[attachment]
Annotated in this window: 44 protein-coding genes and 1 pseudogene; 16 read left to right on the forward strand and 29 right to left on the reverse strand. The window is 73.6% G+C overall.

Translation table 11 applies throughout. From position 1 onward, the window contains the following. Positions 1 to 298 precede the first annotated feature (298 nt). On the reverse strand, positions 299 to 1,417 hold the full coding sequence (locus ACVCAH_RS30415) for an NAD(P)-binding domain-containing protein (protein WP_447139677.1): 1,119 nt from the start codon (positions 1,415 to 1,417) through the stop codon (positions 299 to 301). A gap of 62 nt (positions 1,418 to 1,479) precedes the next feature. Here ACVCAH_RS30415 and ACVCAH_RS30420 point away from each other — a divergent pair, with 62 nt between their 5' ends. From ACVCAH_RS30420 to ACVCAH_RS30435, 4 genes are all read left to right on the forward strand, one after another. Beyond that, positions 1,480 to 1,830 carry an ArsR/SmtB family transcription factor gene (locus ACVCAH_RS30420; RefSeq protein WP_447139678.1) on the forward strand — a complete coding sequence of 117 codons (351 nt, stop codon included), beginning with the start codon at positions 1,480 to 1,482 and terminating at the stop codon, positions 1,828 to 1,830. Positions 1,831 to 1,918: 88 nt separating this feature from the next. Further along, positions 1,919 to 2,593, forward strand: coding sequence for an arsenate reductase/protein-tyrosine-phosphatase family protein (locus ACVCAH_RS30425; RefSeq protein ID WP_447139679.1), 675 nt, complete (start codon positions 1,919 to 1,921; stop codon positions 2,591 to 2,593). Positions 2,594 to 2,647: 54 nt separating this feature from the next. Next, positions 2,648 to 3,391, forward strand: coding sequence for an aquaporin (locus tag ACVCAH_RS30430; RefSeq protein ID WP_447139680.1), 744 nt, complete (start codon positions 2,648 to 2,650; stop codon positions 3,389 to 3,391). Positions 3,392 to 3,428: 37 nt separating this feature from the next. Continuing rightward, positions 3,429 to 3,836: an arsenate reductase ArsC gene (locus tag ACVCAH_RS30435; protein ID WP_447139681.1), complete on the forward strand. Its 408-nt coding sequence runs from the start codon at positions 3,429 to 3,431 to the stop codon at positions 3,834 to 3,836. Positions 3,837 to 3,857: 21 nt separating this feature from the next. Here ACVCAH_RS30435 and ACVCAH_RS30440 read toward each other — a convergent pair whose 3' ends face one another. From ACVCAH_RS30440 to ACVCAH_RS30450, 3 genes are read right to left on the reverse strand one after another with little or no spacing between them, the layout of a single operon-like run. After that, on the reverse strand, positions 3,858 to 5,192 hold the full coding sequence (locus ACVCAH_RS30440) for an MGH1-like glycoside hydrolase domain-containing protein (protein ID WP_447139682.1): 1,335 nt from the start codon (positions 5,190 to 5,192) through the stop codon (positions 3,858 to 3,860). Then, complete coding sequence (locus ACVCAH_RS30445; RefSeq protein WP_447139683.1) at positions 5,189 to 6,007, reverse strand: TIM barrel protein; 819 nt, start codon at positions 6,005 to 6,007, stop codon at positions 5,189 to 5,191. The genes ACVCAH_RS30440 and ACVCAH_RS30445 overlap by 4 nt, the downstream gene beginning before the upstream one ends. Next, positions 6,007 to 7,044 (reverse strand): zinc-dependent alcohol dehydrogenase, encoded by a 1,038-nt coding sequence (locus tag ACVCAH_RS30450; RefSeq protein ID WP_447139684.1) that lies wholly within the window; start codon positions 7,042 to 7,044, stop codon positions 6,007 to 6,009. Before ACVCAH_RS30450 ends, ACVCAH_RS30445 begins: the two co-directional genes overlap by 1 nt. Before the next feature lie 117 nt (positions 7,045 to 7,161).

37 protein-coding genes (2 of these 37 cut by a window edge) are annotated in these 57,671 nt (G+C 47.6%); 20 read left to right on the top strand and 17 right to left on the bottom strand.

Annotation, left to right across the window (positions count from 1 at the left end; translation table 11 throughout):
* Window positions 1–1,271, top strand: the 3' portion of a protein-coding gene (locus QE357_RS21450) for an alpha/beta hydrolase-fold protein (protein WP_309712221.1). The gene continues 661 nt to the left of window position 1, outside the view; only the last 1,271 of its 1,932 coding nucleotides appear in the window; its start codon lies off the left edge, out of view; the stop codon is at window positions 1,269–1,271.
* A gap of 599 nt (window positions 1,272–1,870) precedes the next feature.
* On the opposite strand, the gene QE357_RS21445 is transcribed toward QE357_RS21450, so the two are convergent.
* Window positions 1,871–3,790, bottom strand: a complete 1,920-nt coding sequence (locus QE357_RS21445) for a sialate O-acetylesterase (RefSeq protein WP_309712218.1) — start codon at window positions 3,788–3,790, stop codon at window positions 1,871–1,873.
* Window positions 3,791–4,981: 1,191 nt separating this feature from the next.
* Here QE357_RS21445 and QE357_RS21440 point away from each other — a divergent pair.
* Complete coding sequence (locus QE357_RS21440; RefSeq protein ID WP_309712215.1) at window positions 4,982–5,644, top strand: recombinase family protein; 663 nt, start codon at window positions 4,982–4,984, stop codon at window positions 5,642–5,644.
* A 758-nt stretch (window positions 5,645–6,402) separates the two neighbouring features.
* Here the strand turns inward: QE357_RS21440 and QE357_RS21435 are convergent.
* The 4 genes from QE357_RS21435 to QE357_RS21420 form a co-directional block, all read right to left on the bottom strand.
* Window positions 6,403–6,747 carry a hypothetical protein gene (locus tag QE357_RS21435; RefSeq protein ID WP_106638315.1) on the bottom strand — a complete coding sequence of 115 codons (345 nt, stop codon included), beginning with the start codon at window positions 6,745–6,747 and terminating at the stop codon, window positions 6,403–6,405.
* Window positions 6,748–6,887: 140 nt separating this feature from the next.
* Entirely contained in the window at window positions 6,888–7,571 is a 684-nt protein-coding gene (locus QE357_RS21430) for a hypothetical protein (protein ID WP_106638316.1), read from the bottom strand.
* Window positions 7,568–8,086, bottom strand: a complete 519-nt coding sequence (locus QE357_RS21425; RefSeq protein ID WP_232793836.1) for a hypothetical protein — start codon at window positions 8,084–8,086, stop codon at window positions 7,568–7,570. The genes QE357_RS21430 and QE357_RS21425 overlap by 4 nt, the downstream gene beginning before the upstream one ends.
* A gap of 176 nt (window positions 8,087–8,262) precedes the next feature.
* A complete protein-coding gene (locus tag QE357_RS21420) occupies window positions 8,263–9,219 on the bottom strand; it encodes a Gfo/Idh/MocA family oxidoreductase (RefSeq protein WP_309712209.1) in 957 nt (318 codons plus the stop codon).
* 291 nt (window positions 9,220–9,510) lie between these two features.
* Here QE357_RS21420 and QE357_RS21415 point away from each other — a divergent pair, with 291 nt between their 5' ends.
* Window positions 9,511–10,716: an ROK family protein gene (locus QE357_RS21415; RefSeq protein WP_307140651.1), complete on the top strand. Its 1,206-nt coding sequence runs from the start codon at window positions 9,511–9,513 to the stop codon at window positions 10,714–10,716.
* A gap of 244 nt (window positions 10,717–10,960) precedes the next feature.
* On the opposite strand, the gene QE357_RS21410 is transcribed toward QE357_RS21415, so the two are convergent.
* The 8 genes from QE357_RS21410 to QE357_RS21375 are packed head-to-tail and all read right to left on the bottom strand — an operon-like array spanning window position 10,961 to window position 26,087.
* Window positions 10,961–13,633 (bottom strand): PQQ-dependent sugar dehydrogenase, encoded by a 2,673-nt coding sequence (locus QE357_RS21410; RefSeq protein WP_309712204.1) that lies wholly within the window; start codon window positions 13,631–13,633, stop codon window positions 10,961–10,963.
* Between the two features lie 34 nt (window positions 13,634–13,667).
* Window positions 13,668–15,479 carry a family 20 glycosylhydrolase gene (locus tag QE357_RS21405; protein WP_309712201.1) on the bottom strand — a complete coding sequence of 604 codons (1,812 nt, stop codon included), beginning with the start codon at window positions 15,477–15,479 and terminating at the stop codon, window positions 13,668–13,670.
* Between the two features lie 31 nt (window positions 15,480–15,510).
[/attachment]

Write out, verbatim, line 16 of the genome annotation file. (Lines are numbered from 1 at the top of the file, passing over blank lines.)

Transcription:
* Window positions 6,748–6,887: 140 nt separating this feature from the next.